Gareth Watkins - Rainbow Touchstones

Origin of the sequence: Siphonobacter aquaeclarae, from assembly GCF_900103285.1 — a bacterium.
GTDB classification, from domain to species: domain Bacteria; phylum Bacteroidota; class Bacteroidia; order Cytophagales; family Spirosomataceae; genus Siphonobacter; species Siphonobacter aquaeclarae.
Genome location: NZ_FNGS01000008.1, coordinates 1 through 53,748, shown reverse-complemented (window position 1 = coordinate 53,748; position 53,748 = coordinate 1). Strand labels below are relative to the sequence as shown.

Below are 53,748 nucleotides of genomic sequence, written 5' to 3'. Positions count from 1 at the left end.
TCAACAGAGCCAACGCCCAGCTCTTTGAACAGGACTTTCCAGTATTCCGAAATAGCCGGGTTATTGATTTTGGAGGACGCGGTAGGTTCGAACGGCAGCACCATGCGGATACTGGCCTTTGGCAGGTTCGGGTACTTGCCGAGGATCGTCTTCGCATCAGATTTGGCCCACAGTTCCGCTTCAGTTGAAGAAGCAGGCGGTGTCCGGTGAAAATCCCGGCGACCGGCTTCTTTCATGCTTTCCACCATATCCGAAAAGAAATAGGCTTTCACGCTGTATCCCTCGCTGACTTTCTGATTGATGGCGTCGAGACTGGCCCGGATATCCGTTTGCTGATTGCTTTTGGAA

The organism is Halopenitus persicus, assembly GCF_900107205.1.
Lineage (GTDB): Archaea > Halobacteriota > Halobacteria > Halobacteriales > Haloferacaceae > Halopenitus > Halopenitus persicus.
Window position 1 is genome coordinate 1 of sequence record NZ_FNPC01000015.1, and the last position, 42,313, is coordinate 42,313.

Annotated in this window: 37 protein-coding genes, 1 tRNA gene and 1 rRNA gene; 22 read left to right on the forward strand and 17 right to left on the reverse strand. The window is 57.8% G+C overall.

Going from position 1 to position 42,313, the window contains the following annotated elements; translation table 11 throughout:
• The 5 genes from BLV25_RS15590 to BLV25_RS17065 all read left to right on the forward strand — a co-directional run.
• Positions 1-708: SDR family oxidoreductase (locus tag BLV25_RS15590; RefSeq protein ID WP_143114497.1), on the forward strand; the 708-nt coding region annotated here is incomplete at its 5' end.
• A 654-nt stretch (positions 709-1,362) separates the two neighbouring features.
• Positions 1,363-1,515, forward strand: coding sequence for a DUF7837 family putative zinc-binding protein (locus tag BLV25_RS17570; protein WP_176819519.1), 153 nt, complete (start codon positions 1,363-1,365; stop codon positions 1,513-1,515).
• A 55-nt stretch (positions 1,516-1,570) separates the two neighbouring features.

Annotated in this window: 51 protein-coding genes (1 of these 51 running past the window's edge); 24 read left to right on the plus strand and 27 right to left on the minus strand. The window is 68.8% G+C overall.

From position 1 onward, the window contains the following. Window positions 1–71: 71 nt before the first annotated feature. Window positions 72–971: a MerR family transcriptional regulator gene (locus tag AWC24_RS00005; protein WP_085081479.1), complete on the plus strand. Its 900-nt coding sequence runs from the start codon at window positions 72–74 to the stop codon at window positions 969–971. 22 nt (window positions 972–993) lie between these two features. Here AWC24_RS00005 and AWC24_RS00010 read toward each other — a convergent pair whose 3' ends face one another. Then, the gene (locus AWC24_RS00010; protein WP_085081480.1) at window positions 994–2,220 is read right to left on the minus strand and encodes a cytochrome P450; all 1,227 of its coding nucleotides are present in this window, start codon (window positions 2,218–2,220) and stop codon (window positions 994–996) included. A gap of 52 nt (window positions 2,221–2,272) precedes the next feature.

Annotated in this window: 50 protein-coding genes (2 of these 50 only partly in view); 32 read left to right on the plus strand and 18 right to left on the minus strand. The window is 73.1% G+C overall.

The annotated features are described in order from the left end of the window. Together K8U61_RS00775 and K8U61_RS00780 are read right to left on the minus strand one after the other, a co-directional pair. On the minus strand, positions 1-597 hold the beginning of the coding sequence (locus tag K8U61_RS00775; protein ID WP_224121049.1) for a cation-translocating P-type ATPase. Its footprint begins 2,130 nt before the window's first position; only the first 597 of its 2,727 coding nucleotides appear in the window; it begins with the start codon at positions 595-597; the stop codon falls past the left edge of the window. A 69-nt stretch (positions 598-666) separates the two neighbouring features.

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[00:00:00] This program is brought to you by pride in [00:00:05] What was the idea that prompted you to put in this application to the to the Mental Health Foundation? [00:00:13] I guess I had been aware of the mental health media grants for a number of years. And I'd seen some really good work come out of there. And I guess, I knew also that there was a lot of mental health issues and the kind of lesbian, gay, bisexual, transgender and six communities. And I wanted a positive way of of helping other people. You know, when you look at some of the statistics, like young people who are attracted to the same six to 12 times more likely to try and commit suicide, that that's a huge number. And I just wanted something that was positive, something that allowed the community to share writing stories. So basically, I'm just acting as a facilitator. [00:01:04] that statistic, obviously shocked you. [00:01:08] Is this about trying to find out why or is it more about saying, well, this is the way it is, let's find out what's actually happening. [00:01:17] I think it's about helping the community. I think the reason seemed quite obvious as to why. And in the community, generally, you know, that there is quite a large section of kind of mental health issues, you know, depression, anxiety, but then you kind of layer on top of that, some of the issues, that kind of least being gay communities face in terms of maybe not being out to the families not being up to the friends not being up to themselves, these layers that build up and then of course, you know, when you've got that kind of feeling of isolation and loneliness, you know, you might be talking about kind of drug and alcohol issues as well, you know, fear for the future job relationship. And they all kind of add on to each other. [00:02:04] So the higher incidence, if you like, of mental health issues in these communities didn't come as a surprise, in some ways to you [00:02:11] not at all. [00:02:12] What do you think? Or how difficult is it going to be for you then given that there is that sense of isolation, and, and since have not able to come out? How difficult is it going to be for you to get people to come and share their stories? [00:02:27] It was interesting in putting together this proposal for mental health media grant, I was aware of at least, you know, maybe five or six kind of close friends that had issues. And I thought, Gosh, well, you know, if I know, five or six people, it is going to be quite a large number of people from the community. On the first day of putting out a press release actually asking for participants, I got 10 people email me, on one hand, that's great. On the other hand, it's kind of a double as well, because you think, gosh, that is quite widespread. But ultimately, it's very positive, because it means that those people want to share the stories, they want to help the community in some way. [00:03:12] What's going to get produced, how the story is going to be conveyed, how you're going to be the facilitator. [00:03:17] Yeah, well, digital stories are a really fascinating way of communicating a story or an idea. Basically, a digital story is between about three and five minutes. It's a video piece. It's primarily driven by the participant. So I will work on a one to one basis with them. And focusing on a particular aspect of the story. The in that they write some duration, like we do, we would have workshopping, so we write a bit of a script. Ideally, they would have had some other kind of creative output vs. You know, kind of poetry, prose, writing, singing songs, that that narration and speech stuff, welcome to woven with maybe interview material, and then visually, you know, with photographs with old photographs, new photographs, and that basically forms the basis of the digital story. [00:04:12] And how's it going to be conveyed? What will be the different media that you can use to convey those stories? [00:04:20] One of the really exciting things with this project is that the main output is going to be on the internet. So the stories will be up via YouTube, so that basically, anyone can look at the stories. And that is great, because not only do you have a global audience, but also you could be reaching people that aren't necessarily comfortable talking with family and friends around them. It's a very one to one personal experience, rather than seeing something in a theater. So you know, you were probably going to reach people that we wouldn't reach in other circumstances. And then the other way that these are being released as on DVD, and that will be available to counselors and support groups as [00:05:03] well. So you're going to have to be almost a curator of stories as much as some of them actually, because people are going to feel comfortable talking to you to start with. Absolutely. [00:05:14] I think the big thing is that relationship between me as the kind of facilitator producer, and and the participant as well. And I think, you know, we're kind of working now on the kind of selection process, what kind of people are we wanting to participate and who wants to participate, there's quite a large number of kind of criteria we're looking at to make sure that I think both the participants safe and in that the producer safe as well, that you're not really traumatizing people that they're giving informed consent, they have to be aware that what they're doing, is actually sharing themselves publicly. [00:05:52] That's why I use the word curator, because it's not like you're just simply gathering the stories and then saying right there out there, goodbye. It's like an exhibition of whatever, that you actually are not only getting it to a point where it can be exhibited. But you're being making sure that the way that it's exhibited, from now on in is going to be something which honors and acknowledges the person's experience of the people's experience. [00:06:18] Yeah, I want to go through a process, when we're actually creating these, we're, you know, the participants have to be happy all the way through. And that's why at the very onset of the process, they need to be fully aware of what they're actually doing is going to be pretty public. And I suppose the challenge there is that someone might start off by thinking this is okay. But in the process of telling this story, start to relive some of those those feelings, and may be the not sure that they want that story told you're gonna have to be, I guess, working with people, right, the way through it again, you know, I think the kind of pre selection is going to be really important in identifying, you know, how close to events, the participants or potential participants, you know, are they still feeling kind of really angry or hurt or whatever. I suppose digital stories are very much about reflection. So it's, it's reflecting on an event, and how you positively have dealt with that event. So yes, certainly people in crisis. I certainly don't think this is appropriate for their it's more reflecting back on on on the event. [00:07:31] Of course, suicide, there's a huge lot of talk around how media represents that. That's something you're going to obviously take into account to year. And Was that something that when you were putting the project down that that that was an issue in some ways of how that [00:07:46] was gonna be dealt with is and certainly the the Mental Health Foundation were very strong, and me getting support from spins, which is suicide prevention information, New Zealand, who I have to say both spins, and the Mental Health Foundation had been absolutely fantastic. In terms of offering advice, guidance. That's great. What the time frame, the timeframe is that over the next four to six weeks, I'm seeking participants who would be interested in taking part, then we'll go through a process with the Mental Health Foundation to select five people to take part on the digital stories. And the in from January next year. It's the production of those stories. And it should all be wrapped up by August, next year. One of the things that I've come up against as well, as you know, well, so you have 20 people wanting to participate, and you've only got five to 12 stories. What do you do? How do you tell the other people that actually they haven't been selected? So I need to think of ways in which we can actually widen the participation, maybe not under stories, but some other form of actual contribution? Because I think it's really important that if people are saying, I want to tell my story, that actually you allow that to happen in some way [00:09:09] is once you open those gates, it's not necessarily going to be something you want to close. [00:09:13] No. And I mean, one of the things that we were talking about with spins on the Mental Health Foundation, if we can structure this project as almost a pilot project, and work through the process and work through how it all works effectively, then it could possibly lead on to other things. So my aim is to try and structure in such a way that actually at the end of the project, this could be taken up by somebody else, and they could do a similar thing.